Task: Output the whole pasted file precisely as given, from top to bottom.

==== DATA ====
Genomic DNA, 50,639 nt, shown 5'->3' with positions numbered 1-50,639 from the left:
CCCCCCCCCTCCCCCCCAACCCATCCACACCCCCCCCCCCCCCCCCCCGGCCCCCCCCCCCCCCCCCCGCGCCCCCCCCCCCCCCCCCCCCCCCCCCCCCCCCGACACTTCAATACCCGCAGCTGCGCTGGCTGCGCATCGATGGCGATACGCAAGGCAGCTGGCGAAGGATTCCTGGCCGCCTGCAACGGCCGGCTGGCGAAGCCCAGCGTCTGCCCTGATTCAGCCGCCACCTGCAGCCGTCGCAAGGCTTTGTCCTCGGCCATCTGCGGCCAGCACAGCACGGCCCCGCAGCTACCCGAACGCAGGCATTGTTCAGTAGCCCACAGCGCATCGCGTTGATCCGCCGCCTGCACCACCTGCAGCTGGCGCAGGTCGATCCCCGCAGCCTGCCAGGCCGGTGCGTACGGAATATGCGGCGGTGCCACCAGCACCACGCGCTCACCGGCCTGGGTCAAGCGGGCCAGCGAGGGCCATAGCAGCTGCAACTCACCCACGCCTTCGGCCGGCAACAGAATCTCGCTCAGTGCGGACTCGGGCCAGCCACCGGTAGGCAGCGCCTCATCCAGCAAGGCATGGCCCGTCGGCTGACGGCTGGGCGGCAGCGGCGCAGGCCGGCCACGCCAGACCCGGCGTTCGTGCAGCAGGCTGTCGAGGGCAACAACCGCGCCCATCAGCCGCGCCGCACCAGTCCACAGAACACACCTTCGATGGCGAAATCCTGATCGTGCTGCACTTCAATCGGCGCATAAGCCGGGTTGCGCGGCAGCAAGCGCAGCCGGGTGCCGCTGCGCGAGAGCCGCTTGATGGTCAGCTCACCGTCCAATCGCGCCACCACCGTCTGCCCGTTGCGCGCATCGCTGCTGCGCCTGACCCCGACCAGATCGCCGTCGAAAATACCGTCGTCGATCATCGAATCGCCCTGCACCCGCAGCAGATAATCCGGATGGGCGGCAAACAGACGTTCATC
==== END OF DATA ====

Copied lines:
Genomic DNA, 50,639 nt, shown 5'->3' with positions numbered 1-50,639 from the left:
CCCCCCCCCTCCCCCCCAACCCATCCACACCCCCCCCCCCCCCCCCCCGGCCCCCCCCCCCCCCCCCCGCGCCCCCCCCCCCCCCCCCCCCCCCCCCCCCCCCGACACTTCAATACCCGCAGCTGCGCTGGCTGCGCATCGATGGCGATACGCAAGGCAGCTGGCGAAGGATTCCTGGCCGCCTGCAACGGCCGGCTGGCGAAGCCCAGCGTCTGCCCTGATTCAGCCGCCACCTGCAGCCGTCGCAAGGCTTTGTCCTCGGCCATCTGCGGCCAGCACAGCACGGCCCCGCAGCTACCCGAACGCAGGCATTGTTCAGTAGCCCACAGCGCATCGCGTTGATCCGCCGCCTGCACCACCTGCAGCTGGCGCAGGTCGATCCCCGCAGCCTGCCAGGCCGGTGCGTACGGAATATGCGGCGGTGCCACCAGCACCACGCGCTCACCGGCCTGGGTCAAGCGGGCCAGCGAGGGCCATAGCAGCTGCAACTCACCCACGCCTTCGGCCGGCAACAGAATCTCGCTCAGTGCGGACTCGGGCCAGCCACCGGTAGGCAGCGCCTCATCCAGCAAGGCATGGCCCGTCGGCTGACGGCTGGGCGGCAGCGGCGCAGGCCGGCCACGCCAGACCCGGCGTTCGTGCAGCAGGCTGTCGAGGGCAACAACCGCGCCCATCAGCCGCGCCGCACCAGTCCACAGAACACACCTTCGATGGCGAAATCCTGATCGTGCTGCACTTCAATCGGCGCATAAGCCGGGTTGCGCGGCAGCAAGCGCAGCCGGGTGCCGCTGCGCGAGAGCCGCTTGATGGTCAGCTCACCGTCCAATCGCGCCACCACCGTCTGCCCGTTGCGCGCATCGCTGCTGCGCCTGACCCCGACCAGATCGCCGTCGAAAATACCGTCGTCGATCATCGAATCGCCCTGCACCCGCAGCAGATAATCCGGATGGGCGGCAAACAGACGTTCATC